“Does the project include deferred maintenance that is severe enough to affect the safety, soundness, structural integrity, or habitability of the improvements?”
“Is the HOA and/or management company aware of any conditions or project-wide deferred maintenance within the project that may negatively impact the safety, structural soundness, habitability, or functional use of the project?”
“Has any local regulatory, authority, or inspection agency provided any notices to the HOA to make repairs due to unsafe conditions?”
“Do the improvements need substantial repairs and rehabilitation, including any major components?”
Do these questions look familiar?
In the wake of the June 2021 Champlain Towers South Condominium collapse in Surfside, Florida, Fannie Mae issued new temporary project requirements that took effect on January 1, 2022 pertaining to building safety. Freddie Mac followed suit with similar temporary project requirements effective February 28, 2022.
Fannie Mae and Freddie Mac are government-sponsored enterprises (GSEs). They are supported by the federal government but are run privately under the oversight of the Federal Housing Finance Agency (FHFA). They do not issue residential real estate loans. Rather, they guarantee to purchase a specific type and number of residential real estate loans and then sell them as “mortgage-backed securities” to investors in the secondary market. This structure is in place to make home ownership more accessible nationwide. Lenders rely on GSEs to purchase or guarantee their mortgages because it gives more liquidity for lenders, which then allows them to underwrite or fund more mortgages, thus allowing for more homeownership.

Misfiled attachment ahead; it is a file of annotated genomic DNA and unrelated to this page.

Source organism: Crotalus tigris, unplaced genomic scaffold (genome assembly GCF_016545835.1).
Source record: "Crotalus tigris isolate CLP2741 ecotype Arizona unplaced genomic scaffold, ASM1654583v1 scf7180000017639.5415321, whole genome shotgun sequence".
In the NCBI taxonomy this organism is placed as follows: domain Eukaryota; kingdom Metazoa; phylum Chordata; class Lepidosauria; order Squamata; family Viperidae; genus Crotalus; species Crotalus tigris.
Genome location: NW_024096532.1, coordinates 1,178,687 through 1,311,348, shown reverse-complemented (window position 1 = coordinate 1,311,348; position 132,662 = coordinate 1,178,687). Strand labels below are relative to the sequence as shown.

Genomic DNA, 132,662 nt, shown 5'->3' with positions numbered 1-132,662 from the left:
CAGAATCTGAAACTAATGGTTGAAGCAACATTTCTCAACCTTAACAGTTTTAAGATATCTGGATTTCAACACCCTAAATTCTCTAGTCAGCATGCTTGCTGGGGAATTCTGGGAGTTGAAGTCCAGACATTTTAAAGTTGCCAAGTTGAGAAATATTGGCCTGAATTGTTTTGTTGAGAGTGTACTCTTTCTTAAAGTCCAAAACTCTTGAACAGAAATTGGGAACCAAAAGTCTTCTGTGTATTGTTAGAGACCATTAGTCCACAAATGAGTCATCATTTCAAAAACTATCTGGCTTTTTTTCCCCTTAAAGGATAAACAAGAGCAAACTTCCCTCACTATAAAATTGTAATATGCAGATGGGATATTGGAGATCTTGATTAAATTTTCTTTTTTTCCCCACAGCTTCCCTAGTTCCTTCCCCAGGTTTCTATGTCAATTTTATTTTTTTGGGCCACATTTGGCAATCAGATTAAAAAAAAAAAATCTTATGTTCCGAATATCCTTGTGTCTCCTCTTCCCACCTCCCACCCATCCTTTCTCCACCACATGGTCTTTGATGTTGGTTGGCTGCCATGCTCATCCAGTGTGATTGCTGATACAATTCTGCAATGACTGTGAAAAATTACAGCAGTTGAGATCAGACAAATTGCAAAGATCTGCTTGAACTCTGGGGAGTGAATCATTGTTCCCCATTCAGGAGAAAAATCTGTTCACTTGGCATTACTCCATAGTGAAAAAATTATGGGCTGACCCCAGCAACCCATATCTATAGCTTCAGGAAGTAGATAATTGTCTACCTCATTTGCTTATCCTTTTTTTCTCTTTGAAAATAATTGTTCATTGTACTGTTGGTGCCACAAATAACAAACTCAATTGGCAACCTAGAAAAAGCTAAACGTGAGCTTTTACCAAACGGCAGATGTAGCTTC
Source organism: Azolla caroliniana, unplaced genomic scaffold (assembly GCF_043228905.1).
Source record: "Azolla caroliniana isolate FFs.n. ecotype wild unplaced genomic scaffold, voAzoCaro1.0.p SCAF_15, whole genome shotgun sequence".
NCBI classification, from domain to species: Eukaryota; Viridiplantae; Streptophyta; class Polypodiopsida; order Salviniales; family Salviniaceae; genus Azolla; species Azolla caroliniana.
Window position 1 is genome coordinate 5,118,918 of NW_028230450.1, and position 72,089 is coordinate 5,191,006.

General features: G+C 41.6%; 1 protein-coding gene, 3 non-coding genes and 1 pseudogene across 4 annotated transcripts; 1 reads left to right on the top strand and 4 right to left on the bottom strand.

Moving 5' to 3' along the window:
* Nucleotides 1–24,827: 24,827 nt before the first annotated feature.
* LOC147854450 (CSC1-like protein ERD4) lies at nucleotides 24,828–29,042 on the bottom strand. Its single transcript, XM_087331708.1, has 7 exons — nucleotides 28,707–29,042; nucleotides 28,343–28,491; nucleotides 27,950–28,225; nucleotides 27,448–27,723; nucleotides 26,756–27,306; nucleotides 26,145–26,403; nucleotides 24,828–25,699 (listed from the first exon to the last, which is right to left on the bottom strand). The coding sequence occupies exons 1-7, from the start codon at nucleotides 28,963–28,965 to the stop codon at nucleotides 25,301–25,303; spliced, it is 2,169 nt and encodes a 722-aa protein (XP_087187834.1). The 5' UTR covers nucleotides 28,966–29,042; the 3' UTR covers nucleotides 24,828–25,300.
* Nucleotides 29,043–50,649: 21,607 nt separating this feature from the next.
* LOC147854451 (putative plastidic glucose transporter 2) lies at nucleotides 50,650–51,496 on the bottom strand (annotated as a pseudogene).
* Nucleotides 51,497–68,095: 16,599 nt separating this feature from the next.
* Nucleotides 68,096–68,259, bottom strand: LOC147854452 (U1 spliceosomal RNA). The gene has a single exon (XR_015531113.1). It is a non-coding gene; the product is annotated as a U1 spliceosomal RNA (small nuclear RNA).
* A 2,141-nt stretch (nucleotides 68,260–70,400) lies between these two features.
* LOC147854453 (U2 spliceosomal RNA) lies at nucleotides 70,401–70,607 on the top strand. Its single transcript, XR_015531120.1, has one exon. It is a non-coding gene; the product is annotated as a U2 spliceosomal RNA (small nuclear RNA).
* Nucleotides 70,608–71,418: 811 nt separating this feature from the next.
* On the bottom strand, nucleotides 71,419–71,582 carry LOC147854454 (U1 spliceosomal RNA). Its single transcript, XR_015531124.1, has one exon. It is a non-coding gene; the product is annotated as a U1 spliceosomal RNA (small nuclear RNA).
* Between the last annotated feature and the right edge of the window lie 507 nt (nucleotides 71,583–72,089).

But, in order for GSEs to purchase loans and re-sell them, lenders, and the loans and the projects they secure, have to meet certain criteria. Due to Fannie Mae and Freddie Mac’s new project requirements issued in response to the tragic Surfside collapse, mortgages on units in condominium and co-op buildings with 5 or more units are not eligible for purchase by Fannie Mae and Freddie Mac if there is significant “deferred maintenance” or where the association has “received a directive from a regulatory authority or inspection agency to make repairs due to unsafe conditions.” The projects remain ineligible until the required repairs have been made and documented. The GSEs define “significant deferred maintenance” as the “postponement of normal maintenance”, but it does not mean isolated damage like a water leak or small in-unit fire.
What these new requirements mean is that it will be more difficult for homeowners to obtain lending for units in buildings where there are significant critical repair needs.
How does a lender know if there is deferred maintenance or other safety issues?
Lenders learn of the state of the building through questionnaires that they issue. Typically, the association’s management company fills out these questionnaires.
These new lender questions regarding deferred maintenance and unsafe conditions have thrown managers for a loop. The main concern is whether the manager is even in a position to make representations about “deferred maintenance” and the structural soundness of buildings. Most managers will answer with a resounding “no.” They do not want to be put in a position to have to represent to a lender the physical state of the premises. They rather leave those conclusions to professional engineers.
However, if the manager refuses to answer lender questions about the physical state of the premises, then the lender may not issue the loan to the prospective purchaser, causing even more complications for the association and the management company. Fannie Mae and Freddie Mac have stated they will not back loans in condominiums and co-ops if the lender is uncertain or unable to confirm the safety, soundness, integrity, and habitability of the building, which can essentially cut off financing for prospective purchasers and make units difficult to sell.